In an explainer for Vox last year, Julia Belluz listed numerous reasons that nutritional science is fraught with shortcomings. In short: Designing randomized studies to compare one diet to another is essentially impossible, different people respond to the same foods in different ways, conclusions about long-term benefits are often extrapolated from short-term observations, and information collected about what people have been eating is often drawn from their own unreliable or incomplete recollection.

These limitations make it challenging to establish solid recommendations about how and what to eat. And when even venerable medical institutions like the Cleveland Clinic start promulgating overblown statements about the benefit from foods, a development I lamented recently in the Washington Post, it’s hardly surprising that restaurateurs would want to get in on the act.

When diners at AbcV throw back a “heart” cocktail or enjoy a particularly vibrational plate of slow-roasted beets, they’re simply getting a hefty serving of marketing. Categorically, it’s really no different from appreciating the speed with which the waitstaff whisk crumbs off the tablecloth between courses, or playing pretend that the meal involves space travel. It may inform the pleasure people get from their time at the restaurant, but it doesn’t have anything to do with the dishes or drinks themselves.

“I think it’s terrific that restaurants, including AbcV, are focusing on the ethics of what they serve in addition to flavor,” says Alan Levinovitz, a professor of religious studies at James Madison University. Levinovitz is the author of The Gluten Lie, a skeptical examination of the myths that underlie American thinking about food. “However, it does the sustainability movement — and the vegetarian movement — no favors to associate good goals with sloppy thinking,” he continues. “By folding ‘good vibrations’ into the rationale for eating only plants, restaurants like this distract from rigorous, evidence-based arguments for the benefits of eating more plants.”

The problem with places like AbcV or True Food Kitchen attaching health claims to their menus isn’t limited to affluent patrons shelling out whatever surcharge comes with the celestial humming of the lentils. These claims contribute to the fallacious notion that people can eat or supplement their way out of various medical conditions simply by ingesting more of the miracle compound du jour. From oat bran to turmeric, over time I’ve watched with a combination of bemusement and frustration as one ingredient replaces another in the cavalcade of miracle foods that will supposedly cure what ails us if we just consume enough of them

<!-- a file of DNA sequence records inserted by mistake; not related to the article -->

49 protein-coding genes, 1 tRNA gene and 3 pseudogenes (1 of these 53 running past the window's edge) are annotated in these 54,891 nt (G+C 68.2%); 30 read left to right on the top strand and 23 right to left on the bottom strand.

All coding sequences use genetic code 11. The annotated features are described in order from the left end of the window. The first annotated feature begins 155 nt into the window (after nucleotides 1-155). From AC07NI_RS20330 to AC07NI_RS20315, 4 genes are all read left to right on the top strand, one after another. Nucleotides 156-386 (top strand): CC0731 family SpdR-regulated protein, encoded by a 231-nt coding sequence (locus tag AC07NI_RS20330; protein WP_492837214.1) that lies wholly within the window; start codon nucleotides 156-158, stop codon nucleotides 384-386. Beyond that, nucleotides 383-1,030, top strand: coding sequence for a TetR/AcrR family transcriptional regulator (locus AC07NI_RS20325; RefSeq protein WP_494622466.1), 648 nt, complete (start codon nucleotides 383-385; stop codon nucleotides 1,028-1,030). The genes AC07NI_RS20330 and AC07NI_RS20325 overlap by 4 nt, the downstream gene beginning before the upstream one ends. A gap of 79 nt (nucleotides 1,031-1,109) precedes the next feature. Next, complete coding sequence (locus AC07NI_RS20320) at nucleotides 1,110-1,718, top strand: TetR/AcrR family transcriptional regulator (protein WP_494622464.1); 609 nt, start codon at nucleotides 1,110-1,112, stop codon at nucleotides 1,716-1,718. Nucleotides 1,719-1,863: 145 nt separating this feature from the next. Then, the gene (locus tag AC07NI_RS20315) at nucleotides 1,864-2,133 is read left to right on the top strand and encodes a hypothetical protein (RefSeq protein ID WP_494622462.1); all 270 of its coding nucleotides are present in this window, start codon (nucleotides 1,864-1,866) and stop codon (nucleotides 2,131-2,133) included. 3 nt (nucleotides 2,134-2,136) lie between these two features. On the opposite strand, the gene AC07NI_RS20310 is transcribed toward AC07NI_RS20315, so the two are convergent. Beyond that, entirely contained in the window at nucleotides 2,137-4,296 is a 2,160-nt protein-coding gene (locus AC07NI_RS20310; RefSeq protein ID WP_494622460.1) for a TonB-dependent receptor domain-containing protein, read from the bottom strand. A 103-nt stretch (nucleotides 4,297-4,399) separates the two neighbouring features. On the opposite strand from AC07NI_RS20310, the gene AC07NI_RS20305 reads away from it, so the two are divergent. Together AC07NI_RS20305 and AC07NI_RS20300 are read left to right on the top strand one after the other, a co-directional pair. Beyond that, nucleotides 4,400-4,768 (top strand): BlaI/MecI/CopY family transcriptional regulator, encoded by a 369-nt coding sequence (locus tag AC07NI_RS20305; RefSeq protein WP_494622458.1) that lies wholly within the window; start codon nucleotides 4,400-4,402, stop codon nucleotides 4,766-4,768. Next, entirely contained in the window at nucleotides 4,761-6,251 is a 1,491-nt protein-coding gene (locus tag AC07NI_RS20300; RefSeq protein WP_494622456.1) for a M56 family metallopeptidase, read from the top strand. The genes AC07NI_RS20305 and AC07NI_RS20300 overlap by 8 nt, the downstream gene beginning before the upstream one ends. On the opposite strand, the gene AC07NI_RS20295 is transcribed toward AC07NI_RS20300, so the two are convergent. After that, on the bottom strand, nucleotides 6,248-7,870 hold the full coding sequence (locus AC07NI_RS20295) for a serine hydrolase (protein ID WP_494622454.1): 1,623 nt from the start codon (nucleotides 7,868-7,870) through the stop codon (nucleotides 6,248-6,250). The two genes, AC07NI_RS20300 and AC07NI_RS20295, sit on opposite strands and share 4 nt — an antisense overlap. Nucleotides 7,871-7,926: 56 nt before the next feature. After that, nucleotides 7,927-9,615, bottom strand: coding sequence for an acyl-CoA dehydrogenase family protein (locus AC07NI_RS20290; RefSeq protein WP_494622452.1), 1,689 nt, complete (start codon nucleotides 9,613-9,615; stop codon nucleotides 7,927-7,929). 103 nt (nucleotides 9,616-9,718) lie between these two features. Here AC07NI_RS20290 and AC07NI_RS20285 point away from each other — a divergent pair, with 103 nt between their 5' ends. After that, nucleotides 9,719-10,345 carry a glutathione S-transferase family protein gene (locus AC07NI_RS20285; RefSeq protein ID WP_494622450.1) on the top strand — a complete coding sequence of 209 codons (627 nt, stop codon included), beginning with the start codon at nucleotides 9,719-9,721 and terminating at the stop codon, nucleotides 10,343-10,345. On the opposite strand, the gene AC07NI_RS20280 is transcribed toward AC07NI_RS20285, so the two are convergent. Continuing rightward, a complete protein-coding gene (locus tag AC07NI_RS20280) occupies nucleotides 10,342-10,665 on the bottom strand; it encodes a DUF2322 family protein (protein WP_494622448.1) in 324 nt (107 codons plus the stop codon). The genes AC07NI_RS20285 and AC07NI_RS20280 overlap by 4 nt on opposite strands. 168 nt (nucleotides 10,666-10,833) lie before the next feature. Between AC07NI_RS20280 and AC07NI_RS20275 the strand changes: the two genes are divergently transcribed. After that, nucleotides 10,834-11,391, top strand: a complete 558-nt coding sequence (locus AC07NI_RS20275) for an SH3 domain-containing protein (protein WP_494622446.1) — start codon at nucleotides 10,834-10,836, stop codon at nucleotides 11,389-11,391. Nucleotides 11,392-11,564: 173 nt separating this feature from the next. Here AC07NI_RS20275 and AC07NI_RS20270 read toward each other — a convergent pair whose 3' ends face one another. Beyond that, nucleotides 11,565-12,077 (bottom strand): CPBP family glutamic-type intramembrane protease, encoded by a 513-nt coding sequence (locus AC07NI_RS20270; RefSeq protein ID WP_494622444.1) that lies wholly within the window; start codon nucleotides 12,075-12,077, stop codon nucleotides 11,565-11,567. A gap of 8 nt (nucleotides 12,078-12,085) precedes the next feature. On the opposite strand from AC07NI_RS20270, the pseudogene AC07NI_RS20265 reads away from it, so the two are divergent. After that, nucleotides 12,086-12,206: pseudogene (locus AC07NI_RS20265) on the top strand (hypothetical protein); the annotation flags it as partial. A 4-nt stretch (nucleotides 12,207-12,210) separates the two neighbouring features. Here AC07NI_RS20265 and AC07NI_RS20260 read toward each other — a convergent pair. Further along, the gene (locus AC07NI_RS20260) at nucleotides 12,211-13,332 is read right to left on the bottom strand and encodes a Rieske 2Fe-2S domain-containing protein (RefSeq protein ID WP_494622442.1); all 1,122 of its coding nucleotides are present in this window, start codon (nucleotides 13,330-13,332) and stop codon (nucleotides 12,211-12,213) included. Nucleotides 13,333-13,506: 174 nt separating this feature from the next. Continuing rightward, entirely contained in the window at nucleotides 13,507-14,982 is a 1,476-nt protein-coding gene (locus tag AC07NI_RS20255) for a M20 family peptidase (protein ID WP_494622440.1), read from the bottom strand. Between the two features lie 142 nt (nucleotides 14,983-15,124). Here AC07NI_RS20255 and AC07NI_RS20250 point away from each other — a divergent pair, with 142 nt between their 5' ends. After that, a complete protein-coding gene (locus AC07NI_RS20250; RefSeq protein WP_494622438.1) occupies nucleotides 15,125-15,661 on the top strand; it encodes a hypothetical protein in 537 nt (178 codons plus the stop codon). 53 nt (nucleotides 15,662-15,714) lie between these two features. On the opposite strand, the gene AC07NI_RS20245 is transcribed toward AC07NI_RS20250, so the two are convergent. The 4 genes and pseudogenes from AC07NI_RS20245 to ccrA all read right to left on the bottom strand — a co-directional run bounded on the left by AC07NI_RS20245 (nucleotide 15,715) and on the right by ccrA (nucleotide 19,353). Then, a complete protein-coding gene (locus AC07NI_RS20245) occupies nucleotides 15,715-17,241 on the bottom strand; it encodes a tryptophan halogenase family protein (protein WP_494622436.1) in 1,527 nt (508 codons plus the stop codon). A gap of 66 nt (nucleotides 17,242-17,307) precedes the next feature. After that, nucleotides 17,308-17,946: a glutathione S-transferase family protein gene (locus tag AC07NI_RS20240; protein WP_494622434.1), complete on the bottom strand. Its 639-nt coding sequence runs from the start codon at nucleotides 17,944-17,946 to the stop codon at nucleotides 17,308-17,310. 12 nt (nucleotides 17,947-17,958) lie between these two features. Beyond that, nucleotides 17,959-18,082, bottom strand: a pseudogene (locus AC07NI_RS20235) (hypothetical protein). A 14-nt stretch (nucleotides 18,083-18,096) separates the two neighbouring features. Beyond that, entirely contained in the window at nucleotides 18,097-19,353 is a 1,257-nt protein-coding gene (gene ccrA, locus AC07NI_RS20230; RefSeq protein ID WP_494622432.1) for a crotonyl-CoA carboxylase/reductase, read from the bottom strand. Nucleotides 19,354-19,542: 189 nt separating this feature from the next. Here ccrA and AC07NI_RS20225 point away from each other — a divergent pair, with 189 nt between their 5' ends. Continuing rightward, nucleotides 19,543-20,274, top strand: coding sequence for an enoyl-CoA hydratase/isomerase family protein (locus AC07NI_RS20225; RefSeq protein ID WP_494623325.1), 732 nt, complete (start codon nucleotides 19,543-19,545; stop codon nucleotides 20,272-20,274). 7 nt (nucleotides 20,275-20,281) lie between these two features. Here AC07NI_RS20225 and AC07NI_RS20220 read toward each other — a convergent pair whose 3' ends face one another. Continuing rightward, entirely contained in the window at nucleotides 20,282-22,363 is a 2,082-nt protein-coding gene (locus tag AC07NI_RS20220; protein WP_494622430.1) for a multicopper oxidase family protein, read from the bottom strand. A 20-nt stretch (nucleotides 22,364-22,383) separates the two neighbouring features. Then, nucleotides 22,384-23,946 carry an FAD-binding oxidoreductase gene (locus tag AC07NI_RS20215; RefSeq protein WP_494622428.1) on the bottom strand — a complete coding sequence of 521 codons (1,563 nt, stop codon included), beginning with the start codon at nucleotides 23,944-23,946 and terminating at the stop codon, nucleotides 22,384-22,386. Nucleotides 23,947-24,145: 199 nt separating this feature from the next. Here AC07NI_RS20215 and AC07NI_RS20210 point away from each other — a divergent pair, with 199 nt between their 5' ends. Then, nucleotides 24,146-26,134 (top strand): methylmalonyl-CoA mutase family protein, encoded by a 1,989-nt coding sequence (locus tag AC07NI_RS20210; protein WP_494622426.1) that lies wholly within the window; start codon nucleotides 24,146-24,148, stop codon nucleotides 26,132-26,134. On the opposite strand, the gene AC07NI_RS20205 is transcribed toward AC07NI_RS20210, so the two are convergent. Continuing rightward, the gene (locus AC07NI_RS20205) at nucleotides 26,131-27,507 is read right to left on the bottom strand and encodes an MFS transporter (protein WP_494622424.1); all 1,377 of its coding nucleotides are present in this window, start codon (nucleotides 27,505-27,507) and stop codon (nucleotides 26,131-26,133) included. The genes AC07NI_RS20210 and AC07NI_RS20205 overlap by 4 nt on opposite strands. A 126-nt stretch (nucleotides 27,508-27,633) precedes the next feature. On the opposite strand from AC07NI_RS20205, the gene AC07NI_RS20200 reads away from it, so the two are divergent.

Evidence-based medicine can’t claim to be perfect, but it provides the most reliable approach to a person’s health. I’ve seen both friends on social media and people in my own practice turn to different dietary supplements, purportedly containing health-giving food derivatives, for the management of diagnoses where there is unlikely to be any real benefit. While I try to take a respectful approach to this kind of complimentary wellness regimen, so long as it’s not actively harmful, these supplements are frequently quite pricy, and they should never supplant evidence-based treatments. Medical treatments often come with side effects and cannot promise to fix everything, but they’ve had to withstand far more vigorous scrutiny about what they will actually accomplish for you than anything you’ll get for your cash at Cafe Gratitude.

Among the most credibly established dietary recommendations is to make one’s intake largely plants, though it’s less clear that excluding meat and dairy entirely makes a person healthier than eating them in limited amounts. A fine dining alternative for vegetarians and vegans wanting an entire menu tailored to them, rather than a handful of items, is reason enough for places like AbcV to exist. (Maybe now Moby can stop moping around Denny’s?) I haven’t been to the restaurant, but its offerings certainly look delicious enough to warrant a visit for that reason alone.

But when restaurants imply that drinking an expensive tonic has some benefit for your brain, or that there’s any meaningful change in a person’s risk of developing Alzheimer’s after eating their food, they’ve crossed an important line. A meal isn’t medicine, and presenting it as such is misinforming people. Aside from warnings about undercooked ingredients, or cautions about ingredients that could be harmful to certain diners, disclaimers shouldn’t be appearing in menus — because restaurants shouldn’t be making claims that require them in the first place.

Daniel Summers, a regular contributing columnist at Slate, is a pediatrician and writer living in New England. Vance Lump is an illustrator in the Pacific Northwest.